• The price for each constituent asset is the last trade price on the GDAX USD order book.

Pearson’s Correlation Coefficient: 0.98

There are 2 major reasons that cause the index to differ from total market movement.

  1. The index uses GDAX prices. There are bound to be inaccuracies when comparing GDAX prices to Coinmarketcap prices.
  2. The index only consists of 12 coins, and not even the top 12 coins by market cap. The index is missing many large-capped coins that are not listed on GDAX. In addition, the index also does not do a good job of capturing the performance of lower-capped coins especially during “Altcoin” season.

Historical Performance Compared to the Total Cryptocurrency Market

2. Bitwise10

Bitwise has a series of index funds that it offers to accredited US investors. The (Bitwise10)[] is the company’s flagship index fund. It aims to capture the performance of large-cap cryptocurrencies.

Indexing methodology

The Bitwise10 weighs the top 10 coins by market cap. However, Bitwise removes coins that fail to meet their eligibility criteria. Stablecoins are omitted from the indices. Projects like Binance Coin, Cardano, and TRON are also removed. You can read more about the eligibility criteria here.

Rebalancing Frequency

The Bitwise10 is rebalanced once every month.

Special Considerations

Bitwise indices adjusts for free float. For a given cryptocurrency, Bitwise makes a prediction of the number of coins that will never enter the tradeable market and leaves it out of the supply.

Bitwise also adjusts for supply inflation, by calculating market cap based on a a projected 5-year coin supply.

Bitwise’s other indices, Bitwise 20, Bitwise 70, Bitwise 100, are constructed in a similar manner. Coins in the index abide by the same eligibility requirements and their supplies are also adjusted for free float and inflation.

Pearson’s Correlation Coefficient:0.99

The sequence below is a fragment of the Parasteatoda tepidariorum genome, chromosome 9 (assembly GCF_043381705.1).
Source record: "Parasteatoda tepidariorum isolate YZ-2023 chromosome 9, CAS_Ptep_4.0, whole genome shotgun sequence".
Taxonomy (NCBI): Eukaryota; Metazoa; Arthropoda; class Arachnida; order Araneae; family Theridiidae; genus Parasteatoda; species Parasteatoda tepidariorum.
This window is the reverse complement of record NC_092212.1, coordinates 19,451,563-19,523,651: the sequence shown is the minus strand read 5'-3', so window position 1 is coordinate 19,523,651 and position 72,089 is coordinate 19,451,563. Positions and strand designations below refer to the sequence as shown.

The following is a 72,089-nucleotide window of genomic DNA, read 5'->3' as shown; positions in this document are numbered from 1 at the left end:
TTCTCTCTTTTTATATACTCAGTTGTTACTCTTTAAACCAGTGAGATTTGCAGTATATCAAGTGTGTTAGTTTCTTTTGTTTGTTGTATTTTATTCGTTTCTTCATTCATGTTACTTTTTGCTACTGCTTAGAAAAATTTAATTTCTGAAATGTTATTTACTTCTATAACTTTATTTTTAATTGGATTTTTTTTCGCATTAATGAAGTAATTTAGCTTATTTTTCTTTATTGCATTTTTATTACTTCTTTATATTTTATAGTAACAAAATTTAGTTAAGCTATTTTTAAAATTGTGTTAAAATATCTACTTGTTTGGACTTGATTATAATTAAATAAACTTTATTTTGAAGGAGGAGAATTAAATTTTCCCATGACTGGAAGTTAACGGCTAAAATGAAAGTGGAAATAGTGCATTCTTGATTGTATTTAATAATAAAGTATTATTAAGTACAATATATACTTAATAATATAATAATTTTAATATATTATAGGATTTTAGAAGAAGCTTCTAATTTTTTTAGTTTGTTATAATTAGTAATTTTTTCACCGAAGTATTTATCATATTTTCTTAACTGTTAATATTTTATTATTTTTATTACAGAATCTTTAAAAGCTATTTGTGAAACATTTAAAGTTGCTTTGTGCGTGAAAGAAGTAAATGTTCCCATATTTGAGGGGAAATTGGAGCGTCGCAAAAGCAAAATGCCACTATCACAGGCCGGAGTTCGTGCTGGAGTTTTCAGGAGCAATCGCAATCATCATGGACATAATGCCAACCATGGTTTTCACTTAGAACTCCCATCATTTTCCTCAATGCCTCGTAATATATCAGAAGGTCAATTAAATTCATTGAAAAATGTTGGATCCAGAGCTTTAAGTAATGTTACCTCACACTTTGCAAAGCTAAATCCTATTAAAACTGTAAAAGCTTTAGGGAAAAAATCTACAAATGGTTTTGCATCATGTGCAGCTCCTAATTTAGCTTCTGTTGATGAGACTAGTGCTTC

3. HODL10 Index

The HODL10 is an index offered by HodlBot. Rather than investing in a fund, HodlBot trades the assets in your Binance account to match the composition of the index.

Indexing methodology

The HODL10 weighs the top 10 coins by square root market cap.

Rebalancing Frequency

The default rebalancing period is 28 days. But you can customize it to whatever.

Special Considerations

The market cap is not computed as an instantaneous number. Instead, the HODL10 uses an exponentially weighted moving average of market capitalization in an attempt to escape some of the day-to-day volatility in the market. This way, the constituents do not change as often.

Pearson’s Correlation Coefficient:0.99

4. Crypto20

Crypto20 (C20) is a tokenized cryptocurrency index fund. Each token represents a small basket of the underlying coins and is theoretically redeemable for their value.

Indexing methodology

C20 weighs the top 20 coins by market capitalization but caps each individual holding to 10%. Anything above 10% gets redistributed to all the coins below by weighted market capitalization until the entire sum of the portfolio adds up to 100%.

Rebalancing Frequency

Rebalances are made every week.

Special Considerations

In order to calculate market cap, C20 uses the current coin supply and multiplies it by their own volume-weighted trading price. The price is volume-weighted based on which exchanges C20 purchases their underlying assets from. Typically, C20 will purchase their coins from exchanges like Kraken, Huobi, Poloniex, Bitfinex, and Binance.

Pearson’s Correlation Coefficient:0.96

The C20 token has a lower correlation coefficient than most other indices.

This is because the price of the C20 token does not always reflect the net asset value (NAV) of its underlying assets. On its most exuberant day, C20 traded 45.6% above the fund’s NAV. A few months later, C20 traded at a -4.3% discount to NAV.

When NAV goes below the C20 token, C20 give token holders a way to liquidate their token at NAV price and get ETH in return. C20 relies on market arbitrage to keep the C20 token from never going below NAV. But this does not always happen due to market illiquidity.